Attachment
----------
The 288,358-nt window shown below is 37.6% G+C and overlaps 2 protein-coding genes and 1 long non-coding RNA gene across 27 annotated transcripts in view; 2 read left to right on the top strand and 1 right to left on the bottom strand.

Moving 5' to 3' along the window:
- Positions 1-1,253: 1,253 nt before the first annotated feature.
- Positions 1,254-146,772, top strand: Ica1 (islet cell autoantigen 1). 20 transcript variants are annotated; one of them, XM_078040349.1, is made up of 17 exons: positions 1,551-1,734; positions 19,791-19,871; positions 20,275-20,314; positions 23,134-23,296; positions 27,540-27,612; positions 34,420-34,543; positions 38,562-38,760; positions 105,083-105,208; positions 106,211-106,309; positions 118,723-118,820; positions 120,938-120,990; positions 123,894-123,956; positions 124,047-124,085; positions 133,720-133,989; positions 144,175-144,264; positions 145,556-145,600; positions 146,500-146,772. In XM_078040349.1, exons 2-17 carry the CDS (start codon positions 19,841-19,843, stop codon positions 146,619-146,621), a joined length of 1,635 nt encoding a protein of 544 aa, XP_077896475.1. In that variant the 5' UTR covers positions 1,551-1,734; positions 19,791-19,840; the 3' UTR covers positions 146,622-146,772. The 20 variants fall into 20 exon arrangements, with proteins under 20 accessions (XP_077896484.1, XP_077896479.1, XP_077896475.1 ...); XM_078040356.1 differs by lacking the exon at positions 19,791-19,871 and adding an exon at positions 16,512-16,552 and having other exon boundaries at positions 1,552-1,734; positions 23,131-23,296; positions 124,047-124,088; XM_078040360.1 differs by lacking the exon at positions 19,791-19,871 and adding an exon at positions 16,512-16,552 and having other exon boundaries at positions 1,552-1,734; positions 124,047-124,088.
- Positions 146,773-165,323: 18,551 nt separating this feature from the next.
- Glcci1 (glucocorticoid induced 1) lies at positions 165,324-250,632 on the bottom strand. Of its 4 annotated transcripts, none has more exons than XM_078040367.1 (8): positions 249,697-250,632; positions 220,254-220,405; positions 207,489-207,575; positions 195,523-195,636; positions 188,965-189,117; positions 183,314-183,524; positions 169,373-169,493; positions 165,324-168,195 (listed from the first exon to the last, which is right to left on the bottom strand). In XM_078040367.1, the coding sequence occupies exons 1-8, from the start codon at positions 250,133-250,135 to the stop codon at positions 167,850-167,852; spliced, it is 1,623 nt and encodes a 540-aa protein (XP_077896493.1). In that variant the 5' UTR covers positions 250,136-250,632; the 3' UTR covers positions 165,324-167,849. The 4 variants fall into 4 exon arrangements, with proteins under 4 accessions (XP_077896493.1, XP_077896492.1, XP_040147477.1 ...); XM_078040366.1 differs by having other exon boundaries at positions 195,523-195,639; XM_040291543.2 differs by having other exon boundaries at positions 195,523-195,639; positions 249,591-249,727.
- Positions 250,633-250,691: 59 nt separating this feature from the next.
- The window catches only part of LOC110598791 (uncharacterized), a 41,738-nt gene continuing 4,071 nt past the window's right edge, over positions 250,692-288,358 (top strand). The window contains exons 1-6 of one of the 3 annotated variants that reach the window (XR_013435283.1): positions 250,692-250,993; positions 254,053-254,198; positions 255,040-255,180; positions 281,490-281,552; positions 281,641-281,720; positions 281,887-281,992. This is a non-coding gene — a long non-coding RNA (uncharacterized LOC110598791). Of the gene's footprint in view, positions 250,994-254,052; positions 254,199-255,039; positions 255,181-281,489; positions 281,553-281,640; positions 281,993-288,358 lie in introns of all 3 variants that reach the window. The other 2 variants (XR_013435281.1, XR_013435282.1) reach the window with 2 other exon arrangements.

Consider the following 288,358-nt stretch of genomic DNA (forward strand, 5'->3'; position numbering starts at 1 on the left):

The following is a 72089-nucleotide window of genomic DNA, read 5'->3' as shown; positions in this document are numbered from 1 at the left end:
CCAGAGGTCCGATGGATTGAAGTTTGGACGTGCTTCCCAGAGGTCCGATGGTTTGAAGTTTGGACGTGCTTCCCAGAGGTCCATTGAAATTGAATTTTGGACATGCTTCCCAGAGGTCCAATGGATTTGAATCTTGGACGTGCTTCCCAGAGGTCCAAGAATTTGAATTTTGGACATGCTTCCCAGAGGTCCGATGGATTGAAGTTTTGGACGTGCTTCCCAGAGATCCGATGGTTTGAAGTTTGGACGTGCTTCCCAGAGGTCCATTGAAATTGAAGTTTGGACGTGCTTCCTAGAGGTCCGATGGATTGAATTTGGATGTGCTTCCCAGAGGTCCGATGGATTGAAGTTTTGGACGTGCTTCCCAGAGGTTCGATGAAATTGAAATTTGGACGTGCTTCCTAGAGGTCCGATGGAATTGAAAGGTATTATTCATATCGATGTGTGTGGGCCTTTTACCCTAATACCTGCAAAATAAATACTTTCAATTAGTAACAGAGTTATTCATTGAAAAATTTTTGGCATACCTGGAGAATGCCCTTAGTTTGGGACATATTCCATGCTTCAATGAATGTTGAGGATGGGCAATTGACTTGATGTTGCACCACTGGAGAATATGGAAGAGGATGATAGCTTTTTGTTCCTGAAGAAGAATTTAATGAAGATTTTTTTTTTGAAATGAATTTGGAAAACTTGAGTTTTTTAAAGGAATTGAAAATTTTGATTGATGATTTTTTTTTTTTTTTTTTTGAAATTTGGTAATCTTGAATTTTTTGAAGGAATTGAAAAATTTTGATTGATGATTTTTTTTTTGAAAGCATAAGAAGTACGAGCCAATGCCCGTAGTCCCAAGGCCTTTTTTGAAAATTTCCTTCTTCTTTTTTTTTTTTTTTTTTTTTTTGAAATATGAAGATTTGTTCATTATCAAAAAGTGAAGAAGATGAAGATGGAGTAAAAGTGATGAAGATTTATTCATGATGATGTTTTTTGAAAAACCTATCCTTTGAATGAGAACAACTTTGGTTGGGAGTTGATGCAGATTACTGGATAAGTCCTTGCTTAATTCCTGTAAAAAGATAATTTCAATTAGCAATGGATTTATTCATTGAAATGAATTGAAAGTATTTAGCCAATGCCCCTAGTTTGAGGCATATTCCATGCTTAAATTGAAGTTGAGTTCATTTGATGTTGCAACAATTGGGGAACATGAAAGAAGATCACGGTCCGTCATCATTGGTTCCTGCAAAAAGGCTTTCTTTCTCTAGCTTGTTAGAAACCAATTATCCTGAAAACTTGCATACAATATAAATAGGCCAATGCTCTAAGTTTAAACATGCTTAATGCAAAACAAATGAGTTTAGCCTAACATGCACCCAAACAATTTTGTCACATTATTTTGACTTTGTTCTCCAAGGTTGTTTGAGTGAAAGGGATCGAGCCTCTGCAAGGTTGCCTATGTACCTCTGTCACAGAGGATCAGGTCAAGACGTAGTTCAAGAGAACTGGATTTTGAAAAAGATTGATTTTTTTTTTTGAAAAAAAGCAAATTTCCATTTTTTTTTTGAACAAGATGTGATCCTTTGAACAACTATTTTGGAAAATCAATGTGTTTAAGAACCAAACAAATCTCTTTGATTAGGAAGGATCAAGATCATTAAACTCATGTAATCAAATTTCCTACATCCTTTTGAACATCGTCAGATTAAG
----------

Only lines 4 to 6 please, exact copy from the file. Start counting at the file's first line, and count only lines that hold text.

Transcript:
- Positions 1,254-146,772, top strand: Ica1 (islet cell autoantigen 1). 20 transcript variants are annotated; one of them, XM_078040349.1, is made up of 17 exons: positions 1,551-1,734; positions 19,791-19,871; positions 20,275-20,314; positions 23,134-23,296; positions 27,540-27,612; positions 34,420-34,543; positions 38,562-38,760; positions 105,083-105,208; positions 106,211-106,309; positions 118,723-118,820; positions 120,938-120,990; positions 123,894-123,956; positions 124,047-124,085; positions 133,720-133,989; positions 144,175-144,264; positions 145,556-145,600; positions 146,500-146,772. In XM_078040349.1, exons 2-17 carry the CDS (start codon positions 19,841-19,843, stop codon positions 146,619-146,621), a joined length of 1,635 nt encoding a protein of 544 aa, XP_077896475.1. In that variant the 5' UTR covers positions 1,551-1,734; positions 19,791-19,840; the 3' UTR covers positions 146,622-146,772. The 20 variants fall into 20 exon arrangements, with proteins under 20 accessions (XP_077896484.1, XP_077896479.1, XP_077896475.1 ...); XM_078040356.1 differs by lacking the exon at positions 19,791-19,871 and adding an exon at positions 16,512-16,552 and having other exon boundaries at positions 1,552-1,734; positions 23,131-23,296; positions 124,047-124,088; XM_078040360.1 differs by lacking the exon at positions 19,791-19,871 and adding an exon at positions 16,512-16,552 and having other exon boundaries at positions 1,552-1,734; positions 124,047-124,088.
- Positions 146,773-165,323: 18,551 nt separating this feature from the next.
- Glcci1 (glucocorticoid induced 1) lies at positions 165,324-250,632 on the bottom strand. Of its 4 annotated transcripts, none has more exons than XM_078040367.1 (8): positions 249,697-250,632; positions 220,254-220,405; positions 207,489-207,575; positions 195,523-195,636; positions 188,965-189,117; positions 183,314-183,524; positions 169,373-169,493; positions 165,324-168,195 (listed from the first exon to the last, which is right to left on the bottom strand). In XM_078040367.1, the coding sequence occupies exons 1-8, from the start codon at positions 250,133-250,135 to the stop codon at positions 167,850-167,852; spliced, it is 1,623 nt and encodes a 540-aa protein (XP_077896493.1). In that variant the 5' UTR covers positions 250,136-250,632; the 3' UTR covers positions 165,324-167,849. The 4 variants fall into 4 exon arrangements, with proteins under 4 accessions (XP_077896493.1, XP_077896492.1, XP_040147477.1 ...); XM_078040366.1 differs by having other exon boundaries at positions 195,523-195,639; XM_040291543.2 differs by having other exon boundaries at positions 195,523-195,639; positions 249,591-249,727.